In the wake of the ostentatious atmospherics summoned by the likes of Shutter Island and American Horror Story: Asylum, the film feels unnecessarily restrained.
It’s all a far cry from James Wan’s The Conjuring, which embraced the thrill of the paranormal even as it respected its frazzled, earthbound characters.
All this should build up to a moderately engaging battle of wits, but the script has little interest in wit and no capacity for psychology.
Like Viola, Matías Piñeiro’s pastiche of Twelfth Night, the film delights in sowing epistemological uncertainty.
A romantic drama complicated by a stroller and a wheelchair, and its first mistake is in assuming some kind of equity between the two vehicles.
A visual pleasure, and refreshingly free of message or structure, but it leaves an aftertaste similar to that of an awkward party spent among intellectuals.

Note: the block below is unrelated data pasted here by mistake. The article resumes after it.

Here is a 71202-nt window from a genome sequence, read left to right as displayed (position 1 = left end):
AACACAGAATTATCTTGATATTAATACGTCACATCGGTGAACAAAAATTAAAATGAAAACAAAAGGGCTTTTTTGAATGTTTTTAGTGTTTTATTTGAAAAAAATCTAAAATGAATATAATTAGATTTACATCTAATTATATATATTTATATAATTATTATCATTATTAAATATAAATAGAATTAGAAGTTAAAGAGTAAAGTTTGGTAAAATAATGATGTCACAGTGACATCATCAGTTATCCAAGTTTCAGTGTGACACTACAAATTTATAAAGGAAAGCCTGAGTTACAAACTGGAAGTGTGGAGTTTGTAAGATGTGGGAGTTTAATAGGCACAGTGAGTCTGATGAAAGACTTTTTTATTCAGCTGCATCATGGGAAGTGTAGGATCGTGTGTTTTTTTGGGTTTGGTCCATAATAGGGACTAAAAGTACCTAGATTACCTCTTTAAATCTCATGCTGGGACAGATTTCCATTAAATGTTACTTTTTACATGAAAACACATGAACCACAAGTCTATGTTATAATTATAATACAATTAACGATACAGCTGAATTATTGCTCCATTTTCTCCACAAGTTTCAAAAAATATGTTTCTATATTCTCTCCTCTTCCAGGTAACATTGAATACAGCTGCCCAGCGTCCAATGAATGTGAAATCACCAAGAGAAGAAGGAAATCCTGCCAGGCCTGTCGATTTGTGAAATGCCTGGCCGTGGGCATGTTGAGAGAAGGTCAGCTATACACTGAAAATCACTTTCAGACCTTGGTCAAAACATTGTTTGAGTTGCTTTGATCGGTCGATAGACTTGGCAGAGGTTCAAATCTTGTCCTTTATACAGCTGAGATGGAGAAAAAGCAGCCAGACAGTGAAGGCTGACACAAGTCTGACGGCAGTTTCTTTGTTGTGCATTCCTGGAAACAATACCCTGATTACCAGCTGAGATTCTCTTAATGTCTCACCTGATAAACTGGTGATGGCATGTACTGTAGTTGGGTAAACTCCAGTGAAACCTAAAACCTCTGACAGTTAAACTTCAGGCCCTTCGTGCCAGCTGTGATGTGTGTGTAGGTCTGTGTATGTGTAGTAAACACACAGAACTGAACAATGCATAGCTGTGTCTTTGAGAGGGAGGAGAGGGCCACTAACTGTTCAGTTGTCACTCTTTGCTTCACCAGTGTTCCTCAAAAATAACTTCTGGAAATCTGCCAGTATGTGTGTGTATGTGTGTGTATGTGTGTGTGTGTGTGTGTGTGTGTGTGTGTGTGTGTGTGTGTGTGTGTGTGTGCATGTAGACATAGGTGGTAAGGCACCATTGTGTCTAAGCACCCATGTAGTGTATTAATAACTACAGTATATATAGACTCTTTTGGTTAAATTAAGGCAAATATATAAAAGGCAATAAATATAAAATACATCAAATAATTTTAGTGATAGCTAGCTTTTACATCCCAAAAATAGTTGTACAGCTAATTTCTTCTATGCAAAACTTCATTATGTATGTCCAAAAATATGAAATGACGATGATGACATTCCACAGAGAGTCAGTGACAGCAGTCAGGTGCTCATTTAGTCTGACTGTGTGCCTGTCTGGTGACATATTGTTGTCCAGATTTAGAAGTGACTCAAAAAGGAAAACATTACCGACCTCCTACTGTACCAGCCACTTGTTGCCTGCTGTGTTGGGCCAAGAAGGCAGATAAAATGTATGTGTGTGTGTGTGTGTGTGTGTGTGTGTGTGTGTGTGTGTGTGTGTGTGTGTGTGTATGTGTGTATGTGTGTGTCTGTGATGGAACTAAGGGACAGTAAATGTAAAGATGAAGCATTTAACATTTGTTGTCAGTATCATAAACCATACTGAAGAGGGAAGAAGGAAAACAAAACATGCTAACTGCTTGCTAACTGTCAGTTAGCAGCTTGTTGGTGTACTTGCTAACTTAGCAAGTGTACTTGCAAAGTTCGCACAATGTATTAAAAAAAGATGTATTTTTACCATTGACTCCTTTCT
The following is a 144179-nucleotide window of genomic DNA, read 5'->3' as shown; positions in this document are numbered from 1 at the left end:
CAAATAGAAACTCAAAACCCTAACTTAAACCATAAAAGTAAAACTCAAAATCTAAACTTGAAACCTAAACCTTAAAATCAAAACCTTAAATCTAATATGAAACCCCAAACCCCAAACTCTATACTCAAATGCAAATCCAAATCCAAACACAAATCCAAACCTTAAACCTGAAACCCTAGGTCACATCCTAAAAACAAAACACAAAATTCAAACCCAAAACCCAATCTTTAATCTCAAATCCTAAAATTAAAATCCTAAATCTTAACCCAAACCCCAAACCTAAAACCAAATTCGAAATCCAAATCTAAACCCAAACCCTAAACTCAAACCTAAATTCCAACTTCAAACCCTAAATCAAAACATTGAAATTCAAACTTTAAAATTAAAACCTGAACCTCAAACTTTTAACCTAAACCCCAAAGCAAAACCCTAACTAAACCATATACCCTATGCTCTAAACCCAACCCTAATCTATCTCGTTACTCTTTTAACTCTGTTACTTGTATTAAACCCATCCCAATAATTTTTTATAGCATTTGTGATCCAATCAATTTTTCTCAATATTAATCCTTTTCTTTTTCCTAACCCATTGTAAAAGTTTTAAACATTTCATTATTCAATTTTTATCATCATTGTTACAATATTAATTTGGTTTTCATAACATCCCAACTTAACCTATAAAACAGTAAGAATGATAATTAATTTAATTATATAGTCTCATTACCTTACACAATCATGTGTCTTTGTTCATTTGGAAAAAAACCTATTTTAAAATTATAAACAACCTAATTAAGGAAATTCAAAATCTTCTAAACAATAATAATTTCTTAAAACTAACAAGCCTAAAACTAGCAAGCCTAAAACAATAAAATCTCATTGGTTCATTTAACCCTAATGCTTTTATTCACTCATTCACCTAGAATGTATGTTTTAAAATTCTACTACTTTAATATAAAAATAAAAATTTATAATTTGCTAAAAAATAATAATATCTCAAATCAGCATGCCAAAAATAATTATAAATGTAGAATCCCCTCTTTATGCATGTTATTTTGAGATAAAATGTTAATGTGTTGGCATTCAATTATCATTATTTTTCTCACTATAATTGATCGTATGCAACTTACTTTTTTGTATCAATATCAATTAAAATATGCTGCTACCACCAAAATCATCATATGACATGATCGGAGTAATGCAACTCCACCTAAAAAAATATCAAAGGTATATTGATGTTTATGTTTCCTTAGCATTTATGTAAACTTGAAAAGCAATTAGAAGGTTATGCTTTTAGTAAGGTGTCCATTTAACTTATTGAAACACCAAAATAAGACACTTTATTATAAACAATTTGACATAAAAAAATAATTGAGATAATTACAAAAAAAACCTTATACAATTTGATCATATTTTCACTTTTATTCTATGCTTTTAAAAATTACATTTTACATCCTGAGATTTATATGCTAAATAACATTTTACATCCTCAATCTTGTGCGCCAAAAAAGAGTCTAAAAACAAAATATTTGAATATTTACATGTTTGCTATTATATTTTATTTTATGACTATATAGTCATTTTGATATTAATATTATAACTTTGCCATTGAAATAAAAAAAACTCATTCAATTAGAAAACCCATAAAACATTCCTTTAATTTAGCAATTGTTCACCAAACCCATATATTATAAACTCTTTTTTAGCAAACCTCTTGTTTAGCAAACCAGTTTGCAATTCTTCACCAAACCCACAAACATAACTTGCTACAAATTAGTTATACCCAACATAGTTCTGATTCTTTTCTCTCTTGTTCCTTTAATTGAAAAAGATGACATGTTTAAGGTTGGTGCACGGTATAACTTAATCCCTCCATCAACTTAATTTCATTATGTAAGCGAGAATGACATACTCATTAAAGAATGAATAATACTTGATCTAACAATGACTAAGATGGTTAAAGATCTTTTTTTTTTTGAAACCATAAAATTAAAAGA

There are many instances of questionable logic in Into the Storm, but the most persistent is the film’s unexplained assumption that tornado-hunting is a growth industry.
A rare War on Terror military exposé almost exclusively interested in the hearts and minds of low-ranking soldiers.
Harbach’s winning debut novel takes great advantage of its cozy narrative confines, though its final pages are perhaps too enamored of them.
The Curfew manages to be a pretty original leftfield entry in the canon of dystopian literature because it doesn’t simply present the resigned apathy of a common citizen as a given.